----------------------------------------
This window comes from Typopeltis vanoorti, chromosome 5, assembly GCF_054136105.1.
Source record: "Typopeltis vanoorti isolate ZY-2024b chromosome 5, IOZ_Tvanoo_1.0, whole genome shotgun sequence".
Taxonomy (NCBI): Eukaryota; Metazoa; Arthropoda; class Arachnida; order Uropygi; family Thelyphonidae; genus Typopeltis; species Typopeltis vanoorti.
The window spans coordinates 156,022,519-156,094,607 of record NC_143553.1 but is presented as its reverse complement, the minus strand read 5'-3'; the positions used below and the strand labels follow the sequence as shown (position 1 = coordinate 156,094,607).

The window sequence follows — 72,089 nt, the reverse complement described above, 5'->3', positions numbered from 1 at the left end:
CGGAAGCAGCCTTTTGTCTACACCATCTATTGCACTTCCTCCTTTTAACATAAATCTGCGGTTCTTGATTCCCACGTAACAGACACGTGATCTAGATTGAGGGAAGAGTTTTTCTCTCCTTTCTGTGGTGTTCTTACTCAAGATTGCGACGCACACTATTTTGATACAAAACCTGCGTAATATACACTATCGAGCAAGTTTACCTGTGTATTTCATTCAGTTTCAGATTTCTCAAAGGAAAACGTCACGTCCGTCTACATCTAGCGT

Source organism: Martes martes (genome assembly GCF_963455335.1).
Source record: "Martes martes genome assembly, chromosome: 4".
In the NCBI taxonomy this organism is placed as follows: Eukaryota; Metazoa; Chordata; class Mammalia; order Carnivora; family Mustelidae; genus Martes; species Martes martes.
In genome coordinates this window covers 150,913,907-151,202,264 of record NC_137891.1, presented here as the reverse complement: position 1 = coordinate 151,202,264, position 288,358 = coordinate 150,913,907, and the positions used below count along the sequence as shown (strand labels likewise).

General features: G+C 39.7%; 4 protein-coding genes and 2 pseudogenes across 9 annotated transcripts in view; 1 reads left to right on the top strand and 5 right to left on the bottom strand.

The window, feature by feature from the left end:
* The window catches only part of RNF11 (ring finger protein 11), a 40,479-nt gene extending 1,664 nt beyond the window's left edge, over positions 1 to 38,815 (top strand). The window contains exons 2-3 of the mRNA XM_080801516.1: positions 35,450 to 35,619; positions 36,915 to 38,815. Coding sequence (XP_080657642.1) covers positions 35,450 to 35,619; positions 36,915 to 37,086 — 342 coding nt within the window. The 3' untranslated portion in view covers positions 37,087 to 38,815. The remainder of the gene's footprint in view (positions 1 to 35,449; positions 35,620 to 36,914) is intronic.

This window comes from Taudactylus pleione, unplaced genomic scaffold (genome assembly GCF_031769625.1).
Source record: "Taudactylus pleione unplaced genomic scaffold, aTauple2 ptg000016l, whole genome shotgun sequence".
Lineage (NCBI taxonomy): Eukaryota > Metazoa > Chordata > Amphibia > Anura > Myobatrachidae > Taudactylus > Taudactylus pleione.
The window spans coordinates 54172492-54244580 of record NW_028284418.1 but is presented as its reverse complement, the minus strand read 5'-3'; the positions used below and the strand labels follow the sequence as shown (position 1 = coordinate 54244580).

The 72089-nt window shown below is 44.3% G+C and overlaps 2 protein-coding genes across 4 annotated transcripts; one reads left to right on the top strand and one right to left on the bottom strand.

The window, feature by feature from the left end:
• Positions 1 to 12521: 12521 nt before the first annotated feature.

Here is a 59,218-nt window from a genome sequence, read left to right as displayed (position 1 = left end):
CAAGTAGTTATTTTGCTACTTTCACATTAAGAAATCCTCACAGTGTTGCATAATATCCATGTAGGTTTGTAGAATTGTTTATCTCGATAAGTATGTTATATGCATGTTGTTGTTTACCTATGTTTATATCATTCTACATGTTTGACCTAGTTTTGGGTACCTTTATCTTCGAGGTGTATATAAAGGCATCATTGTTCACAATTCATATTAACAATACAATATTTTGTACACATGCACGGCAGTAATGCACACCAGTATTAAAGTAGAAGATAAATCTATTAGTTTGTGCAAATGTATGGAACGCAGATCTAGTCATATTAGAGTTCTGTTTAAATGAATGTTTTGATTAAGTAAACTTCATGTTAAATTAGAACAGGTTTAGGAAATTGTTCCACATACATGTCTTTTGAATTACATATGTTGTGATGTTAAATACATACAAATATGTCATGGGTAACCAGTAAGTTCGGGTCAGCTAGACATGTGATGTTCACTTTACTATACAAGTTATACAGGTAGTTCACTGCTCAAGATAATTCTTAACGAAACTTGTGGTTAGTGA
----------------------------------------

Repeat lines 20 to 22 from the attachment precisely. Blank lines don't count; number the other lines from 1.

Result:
• Positions 1 to 12521: 12521 nt before the first annotated feature.

Here is a 59,218-nt window from a genome sequence, read left to right as displayed (position 1 = left end):
CAAGTAGTTATTTTGCTACTTTCACATTAAGAAATCCTCACAGTGTTGCATAATATCCATGTAGGTTTGTAGAATTGTTTATCTCGATAAGTATGTTATATGCATGTTGTTGTTTACCTATGTTTATATCATTCTACATGTTTGACCTAGTTTTGGGTACCTTTATCTTCGAGGTGTATATAAAGGCATCATTGTTCACAATTCATATTAACAATACAATATTTTGTACACATGCACGGCAGTAATGCACACCAGTATTAAAGTAGAAGATAAATCTATTAGTTTGTGCAAATGTATGGAACGCAGATCTAGTCATATTAGAGTTCTGTTTAAATGAATGTTTTGATTAAGTAAACTTCATGTTAAATTAGAACAGGTTTAGGAAATTGTTCCACATACATGTCTTTTGAATTACATATGTTGTGATGTTAAATACATACAAATATGTCATGGGTAACCAGTAAGTTCGGGTCAGCTAGACATGTGATGTTCACTTTACTATACAAGTTATACAGGTAGTTCACTGCTCAAGATAATTCTTAACGAAACTTGTGGTTAGTGA